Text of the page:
Open any Catholic hymnal from the past 40 years or so and flip to the index in the back, and you're likely to see the name Richard Proulx, followed by line after line of citations. Proulx (prouounced “Prue” as in “see what Proulx can do for you”) was one of the most prolific composers, conductors and arrangers of the post-Vatican II period (not, we admit, what we would consider the Golden Age of Catholic hymnody), and amongst the Haugens and Haases and Joncases of the time, Proulx was a cut above. (This obituary at the New Liturgical Movement demonstrates the respect with which he was held.)
St. Olaf Catholic Church in downtown Minneapolis. Trapp had hosted Proulx in a composers workshop at St. Olaf in 2002, during which Proulx premiered a commissioned piece for orchestra and organ in honor of the church’s newly installed Lively-Fulcher organ.
Proulx had deep roots in the Twin Cities: born in St. Paul, he studied at the MacPhail School of Music and the University of Minnesota, worked with the Twin Cities Catholic Chorale, and spent 15 years as music director at the Church of the Holy Childhood in St. Paul (one of the finest music programs of any parish in the Twin Cities) before moving on to Holy Name Cathedral in Chicago. His archive of compositions resides in the library at St. John’s University at Collegeville, Minnesota, and it is indeed fortunate that unlike so many composers of the past, Proulx had a hand in being able to create those archives.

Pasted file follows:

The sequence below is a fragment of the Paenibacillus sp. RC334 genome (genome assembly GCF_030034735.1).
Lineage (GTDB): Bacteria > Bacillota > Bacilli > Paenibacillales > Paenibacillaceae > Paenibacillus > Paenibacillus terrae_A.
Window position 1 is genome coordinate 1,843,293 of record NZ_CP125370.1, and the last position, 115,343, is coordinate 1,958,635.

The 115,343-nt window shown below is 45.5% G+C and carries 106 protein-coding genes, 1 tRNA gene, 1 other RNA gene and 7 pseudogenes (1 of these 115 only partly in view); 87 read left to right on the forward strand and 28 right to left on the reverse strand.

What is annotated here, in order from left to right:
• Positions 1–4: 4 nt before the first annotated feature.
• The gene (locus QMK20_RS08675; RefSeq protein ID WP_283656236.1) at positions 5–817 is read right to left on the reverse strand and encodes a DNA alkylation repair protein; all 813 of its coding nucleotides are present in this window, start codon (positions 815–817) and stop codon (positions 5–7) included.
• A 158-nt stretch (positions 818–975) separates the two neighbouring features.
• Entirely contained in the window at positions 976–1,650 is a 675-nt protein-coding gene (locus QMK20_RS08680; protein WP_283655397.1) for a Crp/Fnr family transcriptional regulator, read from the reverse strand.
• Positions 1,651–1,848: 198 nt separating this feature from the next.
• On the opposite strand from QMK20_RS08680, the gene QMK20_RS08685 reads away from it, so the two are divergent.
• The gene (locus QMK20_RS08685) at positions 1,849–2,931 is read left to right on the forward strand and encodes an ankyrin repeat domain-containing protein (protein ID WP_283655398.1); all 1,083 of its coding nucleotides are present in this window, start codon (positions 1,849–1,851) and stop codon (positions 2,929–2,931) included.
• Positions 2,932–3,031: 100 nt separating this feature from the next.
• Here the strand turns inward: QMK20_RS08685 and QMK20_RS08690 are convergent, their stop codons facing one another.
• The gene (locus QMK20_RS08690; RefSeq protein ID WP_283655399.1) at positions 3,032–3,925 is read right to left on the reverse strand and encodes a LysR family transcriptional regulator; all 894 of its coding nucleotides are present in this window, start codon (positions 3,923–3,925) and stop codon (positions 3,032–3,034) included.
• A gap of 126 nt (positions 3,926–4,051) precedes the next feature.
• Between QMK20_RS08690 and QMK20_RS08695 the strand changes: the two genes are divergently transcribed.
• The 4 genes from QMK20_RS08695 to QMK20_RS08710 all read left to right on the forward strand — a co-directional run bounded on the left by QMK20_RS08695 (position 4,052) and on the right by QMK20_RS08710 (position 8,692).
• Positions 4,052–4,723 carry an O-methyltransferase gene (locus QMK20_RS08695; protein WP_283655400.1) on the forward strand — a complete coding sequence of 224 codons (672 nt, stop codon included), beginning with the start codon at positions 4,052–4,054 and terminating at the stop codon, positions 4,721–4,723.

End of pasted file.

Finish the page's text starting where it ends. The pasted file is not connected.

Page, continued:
Proulx wrote secular music as well as sacred, including two operas, but it was his sacred music which formed the basis for his reputation. He wrote Masses (A Community Mass and Mass for the City are probably his two best-known pieces), and arranged countless hymns and carols. In fact, it is through his work as an arranger that most might be most familiar with him. “Richard understood the role of the singing assembly in Catholic liturgy and fused it with choral beauty and instrumental enhancement in his compositions,” Trapp told me. “He had great respect for the treasury of Roman Catholic Church music, and treated it as art.”
This was evident in a 1992 interview in which Proulx discussed the state of contemporary church music. In it, he acknowledged that “quasi-pop church music is a fact of life and many of us wish it were not quite so,” He went on to add that “I'm sorry to say I think we live in an age when the world-wide church is not so much in a prophetic role, as it might once have been, but rather is reflecting society and responding to popular culture. So some of those trends are inescapable in our time. Where that will lead I'm not sure but I hear many people expressing some regret about that at the same time that they're looking for contemporary literature which can still be appealing to both singers and to congregations and yet has some substance to it: music with some durability and long-range value rather than music that provides only instant gratification and is gone in a flash.”
It was perhaps that regret which Proulx attempted to address through his Cathedral Singers musical group, which he founded in 1991 and with which he released several CDs of traditional Catholic music. In those CDs, as well as through his compositions, Proulx showed that a parish didn’t need a huge ensemble of singers to create a beautiful sound.
For all the works which Richard Proulx composed over the decades, it does not appear that a Requiem Mass, the monumental commendation of the soul to God in hopes of mercy, was one of them. Therefore, for us at least, words will have to do. “He will be missed greatly by the musical world,” Trapp said in conclusion, and that’s not a bad epitaph for anyone. ◙